Tuesday, December 14, 2010

The Twelve Days of Festivus: Day Two


Day Two: Grade One
Grade one was a good year for me. I had a really cool teacher (Mrs. Hammond), and good class (no tattlers), and Mr. Mugs to help me learn. But I ended up missing a lot of school. I had been particularly prone to bronchitis when I was a child, and it reared its ugly head several times during my first year of school. Usually, staying at home was preferable to going to school, even though I didn't mind school in grade one, but there was one time in which the last thing I wanted to do was miss school.

In the spring of 1985, the students of the school had a special treat. On the Friday of the week, the kids would get the afternoon off from learning and get to make tacos! I was very excited about the chance to make some tacos. So much in fact that I looked forward to it for weeks. Sadly, all that anticipation built up and built up to a point that the taco-making couldn't possibly live up to my expectations. Even more sadly, I never had the opportunity to find out.
I got sick just a day or two before it was time to make tacos. I was smashed to the floor by a bronchial infection and despite my best pleading, my mum wouldn't let me go to school. I was devastated. I wanted to make tacos so badly and I wouldn't get the chance. I'm sure I cried. And moped. And cried some more. But no one could do anything.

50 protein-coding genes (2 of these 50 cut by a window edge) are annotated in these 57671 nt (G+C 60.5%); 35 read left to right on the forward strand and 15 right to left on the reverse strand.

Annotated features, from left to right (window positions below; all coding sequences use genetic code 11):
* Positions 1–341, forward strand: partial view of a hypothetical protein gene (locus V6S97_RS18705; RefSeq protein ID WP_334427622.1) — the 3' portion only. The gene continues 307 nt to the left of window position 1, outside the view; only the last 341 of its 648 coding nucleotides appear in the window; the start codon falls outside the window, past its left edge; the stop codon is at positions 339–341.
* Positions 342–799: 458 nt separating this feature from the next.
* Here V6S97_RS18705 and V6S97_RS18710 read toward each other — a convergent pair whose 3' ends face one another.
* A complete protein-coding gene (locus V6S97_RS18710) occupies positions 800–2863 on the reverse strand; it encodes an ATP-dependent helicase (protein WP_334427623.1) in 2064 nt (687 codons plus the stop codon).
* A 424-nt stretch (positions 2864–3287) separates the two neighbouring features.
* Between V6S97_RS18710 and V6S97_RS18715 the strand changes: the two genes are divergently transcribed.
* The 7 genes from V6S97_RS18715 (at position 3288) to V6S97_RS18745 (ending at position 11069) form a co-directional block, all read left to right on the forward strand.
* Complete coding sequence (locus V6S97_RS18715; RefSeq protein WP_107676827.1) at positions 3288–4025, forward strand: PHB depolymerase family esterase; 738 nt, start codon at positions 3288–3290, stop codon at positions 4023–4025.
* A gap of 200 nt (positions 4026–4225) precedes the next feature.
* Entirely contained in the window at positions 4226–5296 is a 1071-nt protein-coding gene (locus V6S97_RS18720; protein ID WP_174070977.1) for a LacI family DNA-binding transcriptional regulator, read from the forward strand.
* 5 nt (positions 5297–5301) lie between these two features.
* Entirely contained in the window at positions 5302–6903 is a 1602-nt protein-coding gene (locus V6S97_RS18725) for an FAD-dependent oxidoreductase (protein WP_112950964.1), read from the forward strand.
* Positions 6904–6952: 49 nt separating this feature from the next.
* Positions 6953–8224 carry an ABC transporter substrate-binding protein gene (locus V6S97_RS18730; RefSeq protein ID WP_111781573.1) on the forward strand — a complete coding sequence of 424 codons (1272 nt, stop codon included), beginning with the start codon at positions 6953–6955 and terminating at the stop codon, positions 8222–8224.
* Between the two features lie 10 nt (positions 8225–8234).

From time to time, someone comes into your life who touches you (metaphorically, you sickos) in a way that you remember forever. Mrs. Hammond was one of those people in my life. Mrs. Hammond had heard soon after about how disappointed I was that I didn't get to attend the school on the day of the taco-making. But rather than feeling sorry for me or patting me on my head in a "there there" fashion, Mrs. Hammond went up and above the call of the teacher.
About a week later, on the weekend, my mum insisted I come along with her to a dog show in which my mum had registered one of her dogs. I didn't really want to go but my dad was at work and I didn't have a choice. Little did I know there was more to mum dragging me to the show than I imagined. When we arrived at the dog show, Mrs. Hammond met us at the gate. Mrs. Hammond knelt down and smiled at me and told me that she had something planned for me. She took me into the dog show (my mum obviously being in on the plan) and walked with me to a food kiosk. At the kiosk, Mrs. Hammond bought tacos. However, when she got the tacos, they were served in pieces. Ingredients, if you will. The plan was obviously to allow me the opportunity to make my own taco since I missed the opportunity before. Mrs. Hammond and I put together our tacos and ate them at a picnic table. I was so happy that day. I got to make those tacos after all. Sure, it's a silly thing, but it was important to a six year old boy for some reason, and Mrs. Hammond and my mum pulled the strings to make sure I had the chance.
I'll never forget Mrs. Hammond for what she did. It was just a small gesture but it stayed with me forever.

The moral of this story is pretty straightforward. A little thought goes a long way. You never know when you might be able to make a difference to someone that will stick with them throughout their lives. So get out there and help a kid make a taco!

P.S. How many times did I say "taco" without making any sort of double entendre references (i.e. "bald taco" giggity)? Oh wait...too late. 

See you tomorrow for Grade Two!

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